How ADA-For-The-Web Regulations Could Kill This Website

So few people understand how laws passed can be used — and easily misused. Stretched into something they were never supposed to be (or not what they were said to be about, anyway). . . .
Next in line for stretching is the Americans with Disabilities Act.
Walter Olson has been following the Obama administration's apparent intent to publish new interpretations of it, and he linked to Hans Bader's writeup at CEI:

"Can websites be forced to change to accommodate the disabled — by using "simpler language" to appeal to the "intellectually disabled," or by making them accessible to the blind and deaf at considerable expense?
Generally, the First Amendment gives you the right to choose who to talk to and how, without government interference. There is no obligation to make your message accessible to the whole world, and the government can't force you to make your speech accessible to everyone, much less appealing to them. The government couldn't require you to give speeches in English rather than Spanish to reach a larger number of listeners. And the Supreme Court once noted that the poem Jabberwocky is protected by the First Amendment, even though it makes no sense to most people.

But now, the Obama administration appears to be planning to use the Americans with Disabilities Act (ADA) to force many web sites to either accommodate the disabled, or shut down. Given the enormous cost of complying, many small web sites might well just go dark and shut down. The administration wants to treat web sites as "places of public accommodation" subject to the ADA, even though they are not physical places. Courts used to reject this argument when it was made just by disabled plaintiffs, but now that the Justice Department is making it, too, some judges are beginning to buy it, opening the door to trial lawyers surfing the web and sending out extortionate demand letters to every small business whose web site is not accessible to the blind (or perhaps too hard to understand for the mentally-challenged)."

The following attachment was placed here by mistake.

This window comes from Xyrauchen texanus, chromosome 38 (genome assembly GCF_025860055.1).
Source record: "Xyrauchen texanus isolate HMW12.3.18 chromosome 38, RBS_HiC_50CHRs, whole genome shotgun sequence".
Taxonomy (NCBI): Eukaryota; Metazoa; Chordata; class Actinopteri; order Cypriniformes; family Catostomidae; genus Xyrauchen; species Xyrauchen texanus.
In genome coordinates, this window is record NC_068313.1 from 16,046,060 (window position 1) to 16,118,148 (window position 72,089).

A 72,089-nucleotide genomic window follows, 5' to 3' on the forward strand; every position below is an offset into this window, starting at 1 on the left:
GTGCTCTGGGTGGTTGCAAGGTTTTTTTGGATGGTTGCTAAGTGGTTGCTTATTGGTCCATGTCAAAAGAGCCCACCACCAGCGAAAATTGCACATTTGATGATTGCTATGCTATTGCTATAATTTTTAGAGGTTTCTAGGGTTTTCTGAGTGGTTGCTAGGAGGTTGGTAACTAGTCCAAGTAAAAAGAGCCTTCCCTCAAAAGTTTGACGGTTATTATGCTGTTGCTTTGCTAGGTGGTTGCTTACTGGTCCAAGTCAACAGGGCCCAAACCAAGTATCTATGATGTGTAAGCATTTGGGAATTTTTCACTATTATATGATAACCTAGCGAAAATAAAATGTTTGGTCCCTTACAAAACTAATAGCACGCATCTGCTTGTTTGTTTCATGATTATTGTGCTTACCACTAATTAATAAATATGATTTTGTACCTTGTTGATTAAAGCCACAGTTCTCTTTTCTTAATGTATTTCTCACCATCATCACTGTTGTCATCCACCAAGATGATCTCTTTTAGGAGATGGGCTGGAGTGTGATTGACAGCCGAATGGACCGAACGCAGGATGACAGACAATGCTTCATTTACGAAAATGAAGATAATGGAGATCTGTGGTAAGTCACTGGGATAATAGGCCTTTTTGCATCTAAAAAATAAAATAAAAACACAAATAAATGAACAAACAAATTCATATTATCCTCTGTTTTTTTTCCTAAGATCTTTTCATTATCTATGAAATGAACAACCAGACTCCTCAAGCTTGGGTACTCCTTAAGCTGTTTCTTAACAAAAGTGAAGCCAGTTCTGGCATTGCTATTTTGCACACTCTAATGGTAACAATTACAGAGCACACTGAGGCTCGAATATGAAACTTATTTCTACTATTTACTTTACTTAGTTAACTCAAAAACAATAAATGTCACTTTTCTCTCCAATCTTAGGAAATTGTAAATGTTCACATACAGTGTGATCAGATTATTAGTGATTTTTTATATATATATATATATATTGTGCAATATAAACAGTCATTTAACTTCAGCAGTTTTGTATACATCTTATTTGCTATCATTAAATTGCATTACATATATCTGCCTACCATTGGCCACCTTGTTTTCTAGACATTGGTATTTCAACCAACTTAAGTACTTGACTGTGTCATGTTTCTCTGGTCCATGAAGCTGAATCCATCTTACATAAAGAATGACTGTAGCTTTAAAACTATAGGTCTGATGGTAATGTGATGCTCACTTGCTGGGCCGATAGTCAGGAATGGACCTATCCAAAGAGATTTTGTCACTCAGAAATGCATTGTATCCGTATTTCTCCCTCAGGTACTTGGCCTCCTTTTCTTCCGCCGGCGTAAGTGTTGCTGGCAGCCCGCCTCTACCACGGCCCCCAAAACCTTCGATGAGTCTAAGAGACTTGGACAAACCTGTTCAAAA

Bader gives some examples from Walter Olson, from his testimony to Congress, of awful changes that would ensue, like that amateur publishing would become "more of a legal hazard." They'd go after websites like mine, that make a few shekels from Amazon links and a few more from Google ads. I need this money to supplement the money that's fallen out of newspaper writing; also, I love the people who comment here and the discussion that goes on. It's what keeps my eyes pried open at 11 p.m. when I need to post a blog item half an hour after I should have gone to bed for my 5 a.m. book- and column-writing wakeup time. . . .

Bader continues:
The defenders of expansive ADA interpretations say that the government's compelling interest in eradicating discrimination against the disabled overrides any competing First Amendment rights. If this frightening argument is accepted, states that have disabled-rights laws even broader than the ADA — like public-accommodation laws that apply to private clubs and associations — will eventually try to impose their restrictions on the web sites of small non-profit groups, using such laws to silence non-profits because of their inability to design their web sites to accommodate every conceivable disability.